Have you ever tried to pare down your belongings when you have no money?
It takes a steady hand and a brave heart, that's for sure.
I came across Marie Kondo's book, The Life-Changing Magic of Tidying Up: The Japanese Art of Decluttering and Organizing, a little over a year ago, when Karsten was still quite small. I started implementing some of the techniques — picking up objects and determining whether they sparked joy, and even folding my socks the KonMari way — and immediately enjoyed the increased serenity that came with less clutter, less crowding, less need to organize and cram and put away. I am a declutter-o-phile and reforming packrat, and the KonMari options clicked with me.
|How I redid the kids' drawers. I love how visible everything is.|
|My mismatched socks before. I'm NOT KIDDING. These are all SINGLE SOCKS with no mate.|
HOW IS THAT POSSIBLE? These all went bye-bye.
|My sweet little socks and undies afterward, with socks organized and separated by color family.|
But … it was around this same time that we realized how little money we had coming in. Sam and I work for ourselves, which means our "paychecks" are unpredictable, so things can sometimes coast for a bit before we realize there's been an income swing. We've always had a dip like this when we've had a new baby, but this one was perhaps deeper because the pregnancy itself was hard as well and we have — count 'em — three children now to care for and homeschool. I don't worry about telling you this, because I trust I've been honest that being self-employed is only for those who can handle some degree of risk, and we are such people. Our income has always been cyclical, so we tightened our belts while we devoted what energy we could to earning more money, and we have pared way, way, way down on spending.
And this is where the KonMari giddiness took a nosedive.
I suddenly no longer felt confident about giving up items, even if their joy-sparking potential was limited. For instance, I had gathered bags full of lesser-desired hair items: styling products, accessories, curlers, chemical processes. Unlike usual, I actually got around to listing the haul on Freecycle, and someone bit right away. The only thing she didn't want was the half-bottle of spray gel, because she didn't use spray gel, so I removed it, intending to include it with a future Freecyle offer. Not long after, my preferred, somewhat pricey brand of haircare product ran out. I couldn't justify reordering. I wasn't even sure if I could justify buying new gel at the grocery store or if I should just use whatever Sam was using. I dug through my Freecycle remnants and found that half-used bottle of spray gel, and darn it if I wasn't relieved that I hadn't given it away after all. I used it gratefully.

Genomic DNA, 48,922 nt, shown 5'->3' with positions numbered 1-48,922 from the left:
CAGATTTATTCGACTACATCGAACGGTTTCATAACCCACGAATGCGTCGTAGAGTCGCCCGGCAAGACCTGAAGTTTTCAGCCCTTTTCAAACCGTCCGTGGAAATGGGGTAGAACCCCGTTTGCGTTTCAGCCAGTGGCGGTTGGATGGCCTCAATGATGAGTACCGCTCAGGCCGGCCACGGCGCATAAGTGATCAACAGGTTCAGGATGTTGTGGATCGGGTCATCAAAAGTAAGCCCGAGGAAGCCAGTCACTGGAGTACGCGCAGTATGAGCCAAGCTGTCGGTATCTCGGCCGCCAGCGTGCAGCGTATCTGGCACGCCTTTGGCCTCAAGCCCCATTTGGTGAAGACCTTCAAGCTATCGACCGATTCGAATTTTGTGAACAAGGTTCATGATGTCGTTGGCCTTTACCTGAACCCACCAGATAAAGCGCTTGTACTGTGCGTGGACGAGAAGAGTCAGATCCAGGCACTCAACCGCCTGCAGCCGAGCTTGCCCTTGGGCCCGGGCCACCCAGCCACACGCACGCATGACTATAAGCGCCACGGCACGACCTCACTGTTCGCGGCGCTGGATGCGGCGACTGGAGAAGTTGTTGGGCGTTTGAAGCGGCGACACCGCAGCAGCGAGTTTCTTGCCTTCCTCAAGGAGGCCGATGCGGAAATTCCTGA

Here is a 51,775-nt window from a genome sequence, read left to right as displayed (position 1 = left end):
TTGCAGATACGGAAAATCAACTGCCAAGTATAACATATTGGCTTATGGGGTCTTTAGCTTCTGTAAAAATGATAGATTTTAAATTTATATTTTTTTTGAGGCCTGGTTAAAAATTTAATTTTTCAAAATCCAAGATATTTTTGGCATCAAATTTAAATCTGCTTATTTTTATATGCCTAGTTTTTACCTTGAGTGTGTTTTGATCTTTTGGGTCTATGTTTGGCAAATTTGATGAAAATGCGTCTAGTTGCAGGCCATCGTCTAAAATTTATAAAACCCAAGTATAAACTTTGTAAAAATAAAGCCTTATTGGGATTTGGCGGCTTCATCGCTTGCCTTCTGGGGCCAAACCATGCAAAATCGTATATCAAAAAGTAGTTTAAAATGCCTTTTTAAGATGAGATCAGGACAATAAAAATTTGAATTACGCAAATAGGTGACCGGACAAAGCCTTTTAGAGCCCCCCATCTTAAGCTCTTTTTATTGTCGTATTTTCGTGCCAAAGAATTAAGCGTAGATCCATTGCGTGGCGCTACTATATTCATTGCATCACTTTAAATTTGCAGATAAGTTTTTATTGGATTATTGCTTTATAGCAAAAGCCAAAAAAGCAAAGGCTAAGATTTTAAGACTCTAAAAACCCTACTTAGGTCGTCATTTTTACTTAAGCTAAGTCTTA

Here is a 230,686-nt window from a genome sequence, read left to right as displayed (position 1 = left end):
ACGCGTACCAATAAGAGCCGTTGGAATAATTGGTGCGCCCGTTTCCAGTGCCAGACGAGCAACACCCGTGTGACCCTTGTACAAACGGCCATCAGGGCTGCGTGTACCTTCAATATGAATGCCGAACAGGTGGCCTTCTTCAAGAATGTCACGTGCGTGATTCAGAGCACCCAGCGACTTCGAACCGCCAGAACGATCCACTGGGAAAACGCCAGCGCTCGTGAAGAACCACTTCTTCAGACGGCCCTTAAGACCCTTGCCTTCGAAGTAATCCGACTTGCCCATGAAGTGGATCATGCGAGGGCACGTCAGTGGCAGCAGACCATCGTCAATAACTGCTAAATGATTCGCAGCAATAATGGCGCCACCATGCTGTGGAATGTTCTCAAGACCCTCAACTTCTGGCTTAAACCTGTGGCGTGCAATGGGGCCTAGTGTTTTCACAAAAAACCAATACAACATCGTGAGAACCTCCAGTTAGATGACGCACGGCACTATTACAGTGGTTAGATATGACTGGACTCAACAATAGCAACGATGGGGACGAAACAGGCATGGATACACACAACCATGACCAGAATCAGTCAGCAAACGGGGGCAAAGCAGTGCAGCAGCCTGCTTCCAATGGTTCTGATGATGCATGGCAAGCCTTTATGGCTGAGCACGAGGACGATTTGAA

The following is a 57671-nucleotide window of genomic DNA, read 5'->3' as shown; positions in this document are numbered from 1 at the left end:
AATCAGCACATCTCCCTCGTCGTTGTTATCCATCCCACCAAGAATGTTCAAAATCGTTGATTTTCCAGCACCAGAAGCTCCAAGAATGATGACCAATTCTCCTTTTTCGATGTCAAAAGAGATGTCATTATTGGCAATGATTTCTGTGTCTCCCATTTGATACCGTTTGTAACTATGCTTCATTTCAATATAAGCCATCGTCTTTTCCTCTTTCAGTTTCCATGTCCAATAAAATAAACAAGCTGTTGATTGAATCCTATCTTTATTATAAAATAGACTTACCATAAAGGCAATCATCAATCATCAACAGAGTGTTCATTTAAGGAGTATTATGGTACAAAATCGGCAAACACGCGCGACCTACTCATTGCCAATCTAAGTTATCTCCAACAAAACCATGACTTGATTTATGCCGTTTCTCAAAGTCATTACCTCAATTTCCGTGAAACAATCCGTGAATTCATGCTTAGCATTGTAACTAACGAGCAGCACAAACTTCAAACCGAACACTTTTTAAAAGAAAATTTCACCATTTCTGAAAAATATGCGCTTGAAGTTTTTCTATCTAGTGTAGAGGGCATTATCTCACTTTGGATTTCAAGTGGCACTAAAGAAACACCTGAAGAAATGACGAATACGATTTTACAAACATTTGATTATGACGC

Lately, my remaining underpants have gotten ratty. Yes, I know, underpants! This should not be a big deal. Marie Kondo would have me tossing those puppies out in a heartbeat. But I've really come to love a certain brand of undies (cotton ones from Victoria's Secret — don't judge!), and I can't justify buying them and have had bad experiences with the sizing on box-store brands. Undies aren't the sort of thing I really want to acquire used. So I'm wearing my holey underpants and making do. They still cover my butt. Good enough.
It's made me ponder, from my still admittedly privileged middle-class position, how hard it is to live as a minimalist if you know you can't replace anything you give up and then miss. The KonMari Method suggests that you'll be happier to get something new and better as a substitute — but for many, such a fortunate outcome is not an option. I have to make do with our disgustingly dirty couch (no, seriously, it's gross, but it's a comfortable sofabed that doubles as our "guest room"), because new furniture is not in the cards. I have to live with having one pair of jeans that fit well, because I'd rather spend our clothing budget on my fast-growing boys (and then at the thrift shop or with hand-me-downs when possible).
On the one hand, I personally really love the lightness and clarity that getting rid of excess grants me. I don't even mind being in frugality mode. But I can't deny the fear that comes along with getting rid of perfectly usable items when I know I won't be replacing them. This calculus might change a bit if I were selling the items, of course, but even then, you don't usually make money on used goods, and selling takes an energy that could be spent better elsewhere. In almost all instances, it's cheaper and more efficient to keep something and live with it than get a new item. Something might not be ideal, but it's often a heck of a lot better than nothing.
I expect our income situation to level up soon enough, so I'm not particularly concerned for us and not asking you to be. We walked into our own situation with open eyes. And I'm not speaking for any or all low-income families. I know several such who do embrace minimalism and declutter frequently, and I hope maybe I'll be able to write a follow-up post about how I conquered this fear of losing stuff myself.
But I resolve to remember in the future that decluttering and minimalism, while perfectly admirable for those who like that sort of thing, are not for everyone. This is a no-duh message but needs to be spoken amidst all the gleeful Pinterest pins and blogposts about getting rid of anything that's not perfect (my own included). Some people, whether due to current or past or fear-of-future economic downturns, will feel more comfortable holding fast to the stuff they have so they don't have to worry about doing without.
|Helping organize those clothes|
|The Sorting Cat|
Have you decluttered during disparate periods of family income? How did it feel for you?